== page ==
Punter Dale Castro vividly recalls his first venture onto Maryland's practice field.

"They kicked me off," said Castro.

That was last year and he was a nonscholarship student, hopeful of making the team. He brought with him a sack of 10 old footballs and wanted to practice punting and kicking when there was no one on the field.

"They said the field was only for players," said Castro. "I said, 'I'm gonna make this team.'"

Nonetheless, he was ushered away. His stubborness brought him back as a player. He made the team as a walk-on last year, backing up senior Mike Sochko. This year he decided he would not play unless he had a scholarship. He got one on the first day of summer workouts.

"I wouldn't have played again as a walkon. It's a matter of pride," said Castro. "I really didn't know what I was going to do this year. I had arranged to get an apartment."

Castro also had an offer to sign with the Minnesota Twin's baseball organization as a pitcher. But he knew what he wanted, and Minnesota wasn't offering the right things.

"Baseball tries to get you for nothing," said Castro. "They wanted me to play winter ball. They want to hear that you're not interested in school, only baseball.

"They offered me a bonus of $10,000 plus $1,000 a semester to go to school. I said I wanted to sign for a college education. I wanted $20,000.

Castro, now 18, has always been a youngster who knew what he wanted. A three-sport athlete at Southern High in Shady Side, Md., Castro turned down Clemson's offer of a baseball scholarship and went to Maryland on his own.

"My parents got a little mad, because no one turns down a Clemson baseball scholarship," said Castro. "I didn't want to go that far from home. My father used to bring me here for football and basketball games and I just liked the whole thing. The only school I felt comfortable with was Maryland.

"I came here and watched Sochko and (John Papuchis punting one day at practice. I told myself, 'I can do the same or better. It would be a waste if I didn't go out."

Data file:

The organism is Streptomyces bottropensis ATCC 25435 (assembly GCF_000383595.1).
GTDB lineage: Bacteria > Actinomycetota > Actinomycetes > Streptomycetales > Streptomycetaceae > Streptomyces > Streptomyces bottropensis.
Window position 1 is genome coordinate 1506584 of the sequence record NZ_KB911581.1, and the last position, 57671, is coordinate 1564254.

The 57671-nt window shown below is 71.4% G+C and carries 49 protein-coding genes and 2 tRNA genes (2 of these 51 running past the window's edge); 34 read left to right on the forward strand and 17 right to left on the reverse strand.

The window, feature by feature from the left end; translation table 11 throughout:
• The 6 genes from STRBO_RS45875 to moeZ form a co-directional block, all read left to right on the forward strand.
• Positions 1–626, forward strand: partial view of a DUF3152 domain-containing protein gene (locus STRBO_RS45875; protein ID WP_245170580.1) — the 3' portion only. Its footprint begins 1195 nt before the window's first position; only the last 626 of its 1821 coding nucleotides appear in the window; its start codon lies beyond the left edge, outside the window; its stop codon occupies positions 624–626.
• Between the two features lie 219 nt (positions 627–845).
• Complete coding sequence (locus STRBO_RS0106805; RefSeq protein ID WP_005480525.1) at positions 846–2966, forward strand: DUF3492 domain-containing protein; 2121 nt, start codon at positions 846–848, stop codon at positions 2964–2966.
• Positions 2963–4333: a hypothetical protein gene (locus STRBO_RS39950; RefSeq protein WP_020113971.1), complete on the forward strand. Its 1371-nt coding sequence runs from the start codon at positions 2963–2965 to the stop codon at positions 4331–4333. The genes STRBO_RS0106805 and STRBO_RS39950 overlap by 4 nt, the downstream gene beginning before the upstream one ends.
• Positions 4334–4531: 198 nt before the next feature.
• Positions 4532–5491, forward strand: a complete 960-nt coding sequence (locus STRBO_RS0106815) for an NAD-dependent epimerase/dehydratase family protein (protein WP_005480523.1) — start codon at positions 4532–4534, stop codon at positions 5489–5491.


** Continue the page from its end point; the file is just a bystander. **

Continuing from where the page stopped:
At first it seemed that Castro was not destined to be a Maryland football player. After being kicked off the football field, he managed to practice well enough at the soccer field. But the first day he came to pick up football equipment, he said the manager told him, "You're going to get killed out there."

Then, after passing the onfield test, he couldn't pass the physical. He had had mononucleosis, and he failed the physical three times. He figured it might help to take iron pills, so he did. An entire bottle of them in one day.

"I guess there were about 70 pills," said Castro. "The doctor took my blood and he said, 'You're really improving.'"

Castro could have played baseball at Maryland, but he decided to go all out for football in order to get a full scholarship.

"I plan on playing football and finishing school. I couldn't be happier," said Castro, who debuted in Maryland's opening 31-7 victory last Saturday, punting four times for an average of 36.5 yards.

"But I have this problem. I love baseball. Whatever season comes around, that's the sport I like most. What's messed me up is being 18 and still loving both of them."

Coach Jerry Claiborne was as surprised as anyone at how poorly Tulane played against Maryland Saturday.

Said Claiborne: "I thought Tulane would be better than they appeared to be on that day. I thought they would give us a good football game but as I watched them warm up I felt pretty good. I don't think they were ready to play."

Starting wingback Dean Richards was still nursing a swollen ankle and didn't play Saturday, but Claiborne said he could have played if the Terps had gotten in trouble and should start Saturday night at Louisville . . . Second-string linebacker Peter Haley is lost for the season, Claiborne said, with a cracked vertebra in his neck. Haley red-shirted last season because he transferred from Tennessee, so the year will be wasted for him. The Washington Post erroneously reported in Monday's editions that Haley, a walkon, was about to sign scholarship papers. First-string quick tackle Jim Ulam ran a little bit in practice on his strained knee but is doubtful for Louisville after missing the Tulane game . . .